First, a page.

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Showing posts from August, 2012

The Dating Dilemma

A good friend of mine, let's call her Bertha, has recently signed up to a dating website. Bertha is one of the prettiest, funniest, smartest, kindest, most interesting people I know, so it is no surprise that she is generating a lot of interest from equally smart, funny and interesting men. Since The Chef and I broke up, I have merely kissed a grand total of one other man, and that was so long ago that I fear were the situation to arise again I'll have forgotten what to do and stick my tongue in his ear.

With all that has been going on recently, my love life has been the absolute last thing on my mind; I have had neither the energy nor inclination to pursue it. But now that things are a bit more settled and I am feeling happier, I have been thinking about Bertha and all the exciting dates she is going on and wondered whether I might not get in on some of that action too.

But, no, hang on...its that pesky kidney failure again; it is my experience that when you go on a blind da…

A hole in one go

Sometimes the biggest changes are bought about by the smallest endeavours. Last Friday I was given the opportunity to have a go at doing my needles. In the past, I would have responded with a hollow laugh and a sense of overwhelming anxiety that was only placated by my belief that a transplant would come soon and I could forget about dialysis completely, needles and all. But now, with the hope of getting a kidney all but extinguished, my only recourse is to learn how to put my needles in as a first step on the road doing my own dialysis at home.

Admittedly, it is scary how quickly I have had to radically change my expectations of life, but home dialysis now seems like the most promising route to happiness…so when my nurse, let’s call her Doris, asked if I would like to learn to do my needles…Reader, I said yes.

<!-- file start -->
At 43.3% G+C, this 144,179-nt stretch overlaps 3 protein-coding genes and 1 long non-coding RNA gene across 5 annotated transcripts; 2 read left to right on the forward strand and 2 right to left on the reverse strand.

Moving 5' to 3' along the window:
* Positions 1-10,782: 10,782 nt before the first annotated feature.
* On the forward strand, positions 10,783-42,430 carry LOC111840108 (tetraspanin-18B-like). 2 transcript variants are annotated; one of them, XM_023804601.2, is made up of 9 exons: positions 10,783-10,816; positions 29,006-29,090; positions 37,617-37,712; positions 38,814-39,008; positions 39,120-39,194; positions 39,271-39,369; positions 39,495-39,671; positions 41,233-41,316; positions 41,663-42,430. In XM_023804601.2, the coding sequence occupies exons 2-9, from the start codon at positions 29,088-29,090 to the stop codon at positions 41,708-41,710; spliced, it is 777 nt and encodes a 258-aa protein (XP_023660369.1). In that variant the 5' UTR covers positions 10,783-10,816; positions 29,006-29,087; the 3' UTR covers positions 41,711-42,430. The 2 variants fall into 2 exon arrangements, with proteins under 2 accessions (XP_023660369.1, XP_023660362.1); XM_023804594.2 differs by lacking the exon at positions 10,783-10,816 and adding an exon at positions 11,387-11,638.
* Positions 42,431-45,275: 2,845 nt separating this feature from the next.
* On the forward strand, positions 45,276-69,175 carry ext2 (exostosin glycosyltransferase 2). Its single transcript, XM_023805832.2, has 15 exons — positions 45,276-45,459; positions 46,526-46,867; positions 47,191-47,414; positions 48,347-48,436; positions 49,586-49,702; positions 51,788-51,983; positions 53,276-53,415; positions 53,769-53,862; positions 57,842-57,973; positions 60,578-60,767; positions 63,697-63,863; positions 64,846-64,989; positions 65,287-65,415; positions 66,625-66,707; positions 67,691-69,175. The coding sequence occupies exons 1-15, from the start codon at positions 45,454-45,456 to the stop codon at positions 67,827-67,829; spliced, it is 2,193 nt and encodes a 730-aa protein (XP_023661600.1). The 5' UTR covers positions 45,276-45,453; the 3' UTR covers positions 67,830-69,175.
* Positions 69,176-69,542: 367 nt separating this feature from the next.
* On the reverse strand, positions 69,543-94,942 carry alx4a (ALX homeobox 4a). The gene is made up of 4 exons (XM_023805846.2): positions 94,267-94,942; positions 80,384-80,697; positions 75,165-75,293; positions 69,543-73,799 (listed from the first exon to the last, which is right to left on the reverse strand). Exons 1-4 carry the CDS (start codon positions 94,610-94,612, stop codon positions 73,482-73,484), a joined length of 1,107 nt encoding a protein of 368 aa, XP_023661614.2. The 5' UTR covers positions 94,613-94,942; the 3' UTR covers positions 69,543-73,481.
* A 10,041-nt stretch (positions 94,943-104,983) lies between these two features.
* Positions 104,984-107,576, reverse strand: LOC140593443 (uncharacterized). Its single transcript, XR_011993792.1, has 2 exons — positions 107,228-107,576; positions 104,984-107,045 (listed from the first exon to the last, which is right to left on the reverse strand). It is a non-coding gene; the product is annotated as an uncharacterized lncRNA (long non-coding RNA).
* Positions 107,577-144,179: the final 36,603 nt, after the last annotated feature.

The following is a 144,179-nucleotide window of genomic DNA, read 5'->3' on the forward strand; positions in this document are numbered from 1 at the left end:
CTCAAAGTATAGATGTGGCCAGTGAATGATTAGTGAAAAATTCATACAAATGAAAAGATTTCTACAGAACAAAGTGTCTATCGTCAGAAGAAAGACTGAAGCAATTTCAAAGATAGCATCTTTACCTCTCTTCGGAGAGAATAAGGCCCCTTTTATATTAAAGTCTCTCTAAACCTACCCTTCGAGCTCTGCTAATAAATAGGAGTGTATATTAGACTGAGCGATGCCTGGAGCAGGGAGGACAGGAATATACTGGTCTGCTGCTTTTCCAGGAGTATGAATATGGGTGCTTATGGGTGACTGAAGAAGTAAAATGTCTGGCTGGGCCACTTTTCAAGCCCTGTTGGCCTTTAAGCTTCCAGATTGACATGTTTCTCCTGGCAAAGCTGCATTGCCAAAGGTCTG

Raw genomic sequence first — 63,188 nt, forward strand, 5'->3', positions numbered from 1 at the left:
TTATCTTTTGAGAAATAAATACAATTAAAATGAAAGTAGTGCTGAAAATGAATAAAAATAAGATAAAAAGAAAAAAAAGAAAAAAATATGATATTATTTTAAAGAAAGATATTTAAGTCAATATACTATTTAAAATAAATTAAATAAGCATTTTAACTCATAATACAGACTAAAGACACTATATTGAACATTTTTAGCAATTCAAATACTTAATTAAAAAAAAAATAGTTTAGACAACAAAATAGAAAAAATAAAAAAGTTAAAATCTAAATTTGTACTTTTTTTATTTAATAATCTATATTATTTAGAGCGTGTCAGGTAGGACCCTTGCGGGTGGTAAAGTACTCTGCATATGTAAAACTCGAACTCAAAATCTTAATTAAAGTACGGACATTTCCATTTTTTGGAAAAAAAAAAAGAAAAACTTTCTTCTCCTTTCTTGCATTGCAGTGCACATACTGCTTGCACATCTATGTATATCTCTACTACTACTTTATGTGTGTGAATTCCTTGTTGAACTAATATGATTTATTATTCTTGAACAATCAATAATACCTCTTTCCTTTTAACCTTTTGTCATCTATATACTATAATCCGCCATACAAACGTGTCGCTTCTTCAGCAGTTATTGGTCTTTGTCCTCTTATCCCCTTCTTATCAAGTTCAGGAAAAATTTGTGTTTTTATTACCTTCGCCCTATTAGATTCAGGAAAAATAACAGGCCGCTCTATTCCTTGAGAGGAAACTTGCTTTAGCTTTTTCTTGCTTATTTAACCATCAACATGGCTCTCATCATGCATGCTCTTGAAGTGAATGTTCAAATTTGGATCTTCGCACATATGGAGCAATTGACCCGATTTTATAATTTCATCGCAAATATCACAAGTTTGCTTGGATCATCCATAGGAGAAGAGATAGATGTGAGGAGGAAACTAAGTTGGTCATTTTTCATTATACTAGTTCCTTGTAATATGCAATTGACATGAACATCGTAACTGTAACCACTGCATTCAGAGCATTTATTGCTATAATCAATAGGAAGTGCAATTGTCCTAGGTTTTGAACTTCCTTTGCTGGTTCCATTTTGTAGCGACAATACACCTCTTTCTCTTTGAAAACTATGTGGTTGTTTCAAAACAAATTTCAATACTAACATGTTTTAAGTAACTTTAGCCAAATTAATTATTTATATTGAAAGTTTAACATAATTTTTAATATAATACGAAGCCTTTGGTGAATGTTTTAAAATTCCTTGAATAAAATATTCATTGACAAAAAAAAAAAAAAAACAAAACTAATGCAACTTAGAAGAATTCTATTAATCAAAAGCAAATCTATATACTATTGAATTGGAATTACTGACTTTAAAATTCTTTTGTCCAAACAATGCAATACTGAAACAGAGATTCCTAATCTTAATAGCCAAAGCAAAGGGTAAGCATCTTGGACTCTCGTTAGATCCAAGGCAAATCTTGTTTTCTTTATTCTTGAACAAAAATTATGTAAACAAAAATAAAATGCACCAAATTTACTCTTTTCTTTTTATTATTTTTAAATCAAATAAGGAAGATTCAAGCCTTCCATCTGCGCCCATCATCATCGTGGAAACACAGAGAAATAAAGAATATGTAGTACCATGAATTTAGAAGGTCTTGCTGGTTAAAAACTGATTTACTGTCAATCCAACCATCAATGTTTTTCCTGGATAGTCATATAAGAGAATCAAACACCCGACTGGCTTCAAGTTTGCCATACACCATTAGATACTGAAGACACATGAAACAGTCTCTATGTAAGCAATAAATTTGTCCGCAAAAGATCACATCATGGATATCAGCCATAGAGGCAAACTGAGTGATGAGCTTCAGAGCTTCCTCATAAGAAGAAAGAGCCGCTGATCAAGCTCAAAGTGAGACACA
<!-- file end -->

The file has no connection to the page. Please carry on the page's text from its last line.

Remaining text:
And I only fucking went and did it! Well, almost…for the first, lower needle I rested my hand upon Doris’s as she pushed it through the skin, but for someone who has spent al…

Going for gold

I am ill. I have been overcome. Yeah, kidney failure, whatever...I'm not talking about that. I have Olympic fever and I fear it might be terminal.

I cried when we won the bid seven years ago and I have been looking forward to London 2012 ever since. An evening spent at the O2 - sorry, North Greenwich Arena - last Saturday has enabled me to say I Was There, watching men do un-natural things on gymnastic equipment, and this week I have been mostly watching rowing, swimming and triathalon-ing on my sofa instead of re-writing my book. I have been inspired by the story of Helen Glover, the gold-medal winning rower who only stepped into a boat 4 years ago. By my calculations, if I were to start training now, I would be on course for topping the podium in Rio 2016.

I just need to decide which discipline to take up. My height - or rather, lack of it - rules me out of rowing (plus don't fancy the early mornings) and swimming, but I don't want broad shoulders either. Shooting and…

Question time

The last week fortnight has been replete with questions: will I ever get a transplant? Will it work? Does being “top of the list” actually mean anything? How am I going to survive the coming months? How am I going to survive the coming days? The coming hours? Will I feel hopeful or happy again? Will any man ever want to be with me? Where did I put my keys? Is Tom Daley gay? Answers have not been forthcoming, but that is not unusual in the course of a disease that is characterised by its uncertainty and vagaries. No time frames are given, no solutions, just a gaping chasm of time and the gentle shrugging of shoulders. This whole illness is one big question.

Over the last five years, the goal posts have shifted constantly and each time I have dealt with that by clinging onto to the notion that one day, someday, I shall have a transplant. There is no guarantee it will be successful but I find it is best not to dwell; instead, you focus on the hope the transplant offers. It is the hope, …